A Guide to On-Time* Budgets
Governor Tom Corbett made it a campaign promise to have his budgets completed by the June 30th deadline, but has he made good on the promise?
“From a policy standpoint I would say it’s yes – with an asterisk,” said Leo Knepper with the conservative group Citizens Alliance for PA.
Corbett’s general appropriations bill for the 2013-2014 FY was signed into law with hours to spare, yet fifteen days later negotiations continue over budget-related bills. The House is set to take up the state’s Fiscal Code Monday in a special session of the legislature before they recess for the summer.
The continued back and forth begs the question: to what degree can proponents truly say that the budget was done on time?
“It would be done if everything is wrapped up within a day or two. Beyond that it would be fair to say that it is not on time,” said Sharon Ward, Director of the left-leaning PA Budget and Policy Center.
“They have to certify the revenue and they cannot do that unless the fiscal code is done. You need to have everything in place for the efficient operation of government.”
Democrats challenge Corbett’s campaign-style boast of three years of on time budgets. They point to the legislature’s failure to pass all of the budget’s components before the deadline not only this year but last year as well.
“Last budget [in 2012] this happened,” said House Democratic caucus spokesman Brett Marcy. “Corbett signed general appropriation bill with time to spare, but had not signed accompanying trailer bills. He has not had a complete and finished budget in two years.”
Nate Benefield is the Director of Policy Analysis at the conservative Commonwealth Foundation. He rejected the charge that the budget was not on time.
“From a purely legal standpoint, you can’t spend money in the next fiscal year unless the general appropriations bill is passed,” he said.
Asked if it is fair to say that the budget is on-time, but incomplete, Benefield said no.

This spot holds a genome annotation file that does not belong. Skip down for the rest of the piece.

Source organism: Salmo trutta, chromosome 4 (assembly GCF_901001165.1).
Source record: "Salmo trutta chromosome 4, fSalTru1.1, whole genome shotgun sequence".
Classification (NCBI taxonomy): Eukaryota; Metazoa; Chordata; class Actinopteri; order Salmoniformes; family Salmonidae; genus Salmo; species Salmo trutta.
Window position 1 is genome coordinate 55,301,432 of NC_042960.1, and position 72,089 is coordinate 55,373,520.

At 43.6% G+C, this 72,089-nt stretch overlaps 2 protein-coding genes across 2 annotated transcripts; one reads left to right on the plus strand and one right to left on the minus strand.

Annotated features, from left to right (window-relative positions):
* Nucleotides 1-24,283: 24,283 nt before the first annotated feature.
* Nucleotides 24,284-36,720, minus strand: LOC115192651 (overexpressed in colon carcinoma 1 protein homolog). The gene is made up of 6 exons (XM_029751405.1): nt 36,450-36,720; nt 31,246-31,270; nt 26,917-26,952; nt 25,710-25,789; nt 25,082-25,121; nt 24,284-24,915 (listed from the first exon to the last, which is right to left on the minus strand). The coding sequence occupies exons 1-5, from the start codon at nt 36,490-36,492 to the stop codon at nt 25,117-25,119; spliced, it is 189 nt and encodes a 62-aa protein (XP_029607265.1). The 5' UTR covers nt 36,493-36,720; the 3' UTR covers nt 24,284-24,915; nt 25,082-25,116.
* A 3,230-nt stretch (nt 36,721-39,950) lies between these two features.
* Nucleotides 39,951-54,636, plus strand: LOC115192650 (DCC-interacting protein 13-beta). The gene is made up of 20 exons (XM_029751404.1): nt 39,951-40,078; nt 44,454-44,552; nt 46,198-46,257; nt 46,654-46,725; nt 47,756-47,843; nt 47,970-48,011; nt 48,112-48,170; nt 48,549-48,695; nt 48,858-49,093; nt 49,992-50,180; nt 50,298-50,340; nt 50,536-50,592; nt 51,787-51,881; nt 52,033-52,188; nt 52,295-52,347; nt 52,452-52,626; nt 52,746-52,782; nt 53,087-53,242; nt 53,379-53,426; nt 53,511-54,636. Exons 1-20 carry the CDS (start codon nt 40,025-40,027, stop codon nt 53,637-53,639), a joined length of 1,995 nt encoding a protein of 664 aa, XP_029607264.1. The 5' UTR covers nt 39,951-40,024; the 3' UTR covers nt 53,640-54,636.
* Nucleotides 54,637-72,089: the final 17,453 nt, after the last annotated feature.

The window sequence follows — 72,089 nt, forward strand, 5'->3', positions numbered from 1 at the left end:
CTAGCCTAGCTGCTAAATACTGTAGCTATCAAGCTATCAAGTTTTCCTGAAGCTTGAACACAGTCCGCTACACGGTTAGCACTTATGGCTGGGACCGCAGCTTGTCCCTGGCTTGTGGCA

“They can start spending money from the budget now, its not like the budget isn’t done but if they don’t get the other bills passed they need to come back and adjust it.”
Corbett emphasized his goal to sign budgets on time largely in response to his predecessor, Democratic Gov. Ed Rendell.
Rendell passed only one on-time budget during his eight years as Governor. The longest impasse lasted into October.
In 2010, Rendell signed a budget on a timeframe very similar to Gov. Corbett his year: he approved the general appropriations bill before the deadline but waited days before signing the accompanying code bills.
When the shoe was on the other foot Republicans clamored then, as Democrats do now that the budget was not on time.
Said Ward of the PA Budget and Policy Center said the distinction then as now is more about politics than policy.
“That it is as much symbolic as real.”
The sentiment was echoed by Knepper. He said the recurring late pattern was what dogged Rendell.
“The GOP in 2010 could point to all of the other Rendell budgets that did not pass on time with credibility. This time around I don’t think it will stick,” he said.
Marcy of the House Dems said that the current stall on the state Fiscal Code withholds $45 million in guaranteed aid for the ailing Philadelphia school district. The delay also holds up the disbursement of $95 million from the state’s Tobacco Settlement Fund for senior citizens.
“Should the legislature fail to promptly pass the Fiscal Code, it could have significant implications on commonwealth spending and revenues,” said Corbett’s budget secretary Charles Zogby said back on July 3, as reported in the Patriot-News.
Provided the state House passes the code bills Monday, the delay will have had few damaging consequences. But if the House makes changes, the state Senate would have to sign off on the final version. Then the delay could stretch until September.